Not altogether dead, but…

The Great Barrier Reef is not dead, yet. It’s in trouble but not dead. So far.

Perhaps you have read its obituary by writer Rowan Jacobsen on the website Outside Online.

No, but I saw some headlines, probably inspired by that, so I hit the googles.

“For those of us in the business of studying and understanding what coral resilience means, the article very much misses the mark,” said Kim Cobb, a professor in Georgia Tech’s School of Earth and Atmospheric Sciences. “It’s not too late for the Great Barrier Reef, and people who think that have a really profound misconception about what we know and don’t know about coral resilience.”

Cobb spoke to the LA Times about the state of the world’s largest reef system, and why there is reason for both concern and hope.

The Great Barrier Reef had a massive bleaching event, but coral reefs can recover from those. (The trouble is, they can recover from them if the water temperature cools, and that doesn’t seem to be the trend…but maybe Cobb will tell us something hopeful.)

Coral is an animal, and the animal exists in symbiosis with photosynthetic algae. The algae provides food for the coral in exchange for a great home. But when the water gets too warm, the algae become chemically destructive to the coral.

When that happens, the coral convulses and spits out puffs of algae to protect itself. That removes all the color from the coral tissue which is transparent, allowing you to see right through to the underlying skeleton. So you are not necessarily seeing dead coral, you’re really just seeing clear coral without its algae.

But that’s still worrying because algae is the food source, so if it’s gone too long the coral will starve to death.

But, if the water temperature comes back down, it will welcome the algae back. The key is that the water temperature change has to be relatively quick.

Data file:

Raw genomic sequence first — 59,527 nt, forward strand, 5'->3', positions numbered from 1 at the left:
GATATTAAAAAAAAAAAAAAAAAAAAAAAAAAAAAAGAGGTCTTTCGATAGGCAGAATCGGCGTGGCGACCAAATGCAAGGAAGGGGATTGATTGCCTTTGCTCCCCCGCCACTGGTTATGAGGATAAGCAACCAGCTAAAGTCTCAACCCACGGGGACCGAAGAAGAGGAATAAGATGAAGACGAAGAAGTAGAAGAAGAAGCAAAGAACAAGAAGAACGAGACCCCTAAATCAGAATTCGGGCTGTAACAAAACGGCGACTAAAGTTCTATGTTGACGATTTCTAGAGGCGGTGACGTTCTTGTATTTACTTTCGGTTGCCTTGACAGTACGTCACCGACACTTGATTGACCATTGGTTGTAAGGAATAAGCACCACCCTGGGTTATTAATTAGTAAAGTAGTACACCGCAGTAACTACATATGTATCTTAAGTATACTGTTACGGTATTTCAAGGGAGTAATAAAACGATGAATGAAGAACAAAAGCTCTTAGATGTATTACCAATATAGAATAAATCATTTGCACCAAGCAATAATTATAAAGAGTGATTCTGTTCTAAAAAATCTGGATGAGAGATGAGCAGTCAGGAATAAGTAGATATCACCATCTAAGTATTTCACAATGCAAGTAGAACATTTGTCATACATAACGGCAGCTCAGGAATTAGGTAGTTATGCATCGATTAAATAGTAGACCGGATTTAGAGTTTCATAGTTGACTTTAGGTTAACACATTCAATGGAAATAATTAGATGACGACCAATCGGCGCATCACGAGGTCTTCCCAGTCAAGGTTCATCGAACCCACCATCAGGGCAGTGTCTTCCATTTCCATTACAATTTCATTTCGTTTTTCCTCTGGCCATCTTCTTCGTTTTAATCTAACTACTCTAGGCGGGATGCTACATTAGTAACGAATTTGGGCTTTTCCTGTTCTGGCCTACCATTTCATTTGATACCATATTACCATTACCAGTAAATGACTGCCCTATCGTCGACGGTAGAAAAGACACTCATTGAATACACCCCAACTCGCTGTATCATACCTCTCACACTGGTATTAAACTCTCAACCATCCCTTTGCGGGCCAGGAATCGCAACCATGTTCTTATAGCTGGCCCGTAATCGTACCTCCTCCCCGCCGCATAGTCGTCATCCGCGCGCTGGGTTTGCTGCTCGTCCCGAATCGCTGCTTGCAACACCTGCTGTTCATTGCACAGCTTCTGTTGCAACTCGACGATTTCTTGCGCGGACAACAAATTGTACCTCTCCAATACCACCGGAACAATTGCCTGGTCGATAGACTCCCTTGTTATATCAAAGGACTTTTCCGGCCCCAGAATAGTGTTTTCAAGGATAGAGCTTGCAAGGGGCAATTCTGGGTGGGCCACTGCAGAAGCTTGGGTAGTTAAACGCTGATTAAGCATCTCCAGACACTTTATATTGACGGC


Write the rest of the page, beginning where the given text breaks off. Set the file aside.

Ice cubes?

It was El Niño events that turned the temperature up for nine months, which is a long time to starve.

Has the Great Barrier Reef been through anything like this before?

It has had very severe bleaching events associated with large El Ninos like we had last year, but the problem is we are seeing baseline ocean temperatures getting warmer every year. When you pile a strong El Nino on top of this ever warming trend, you get more extreme and more prolonged bleaching episodes.

That’s what I was thinking – the rising baseline temperatures. So then we get to the part where she explains why it doesn’t mean total coral death, and it’s not all that optimistic.

So how can you remain hopeful about the fate of Great Barrier Reef and other reefs in the Pacific?

I work on a research site in the Christmas Islands that is literally smack in the middle of the Pacific Ocean, and which was much more devastated than the Great Barrier Reef. It was worse off than any reef in the world with up to 85% mortality. But even in the face of that whole-scale destruction, we saw individual corals that were still alive, looking like nothing had happened.

I cling to that. I know from my own site that there is a lot more resilience baked into the system then we can hope to understand right now and that out of the rubble will come a reef that may not look exactly like it looked before, but may be better adapted for future temperature change.

Or not.

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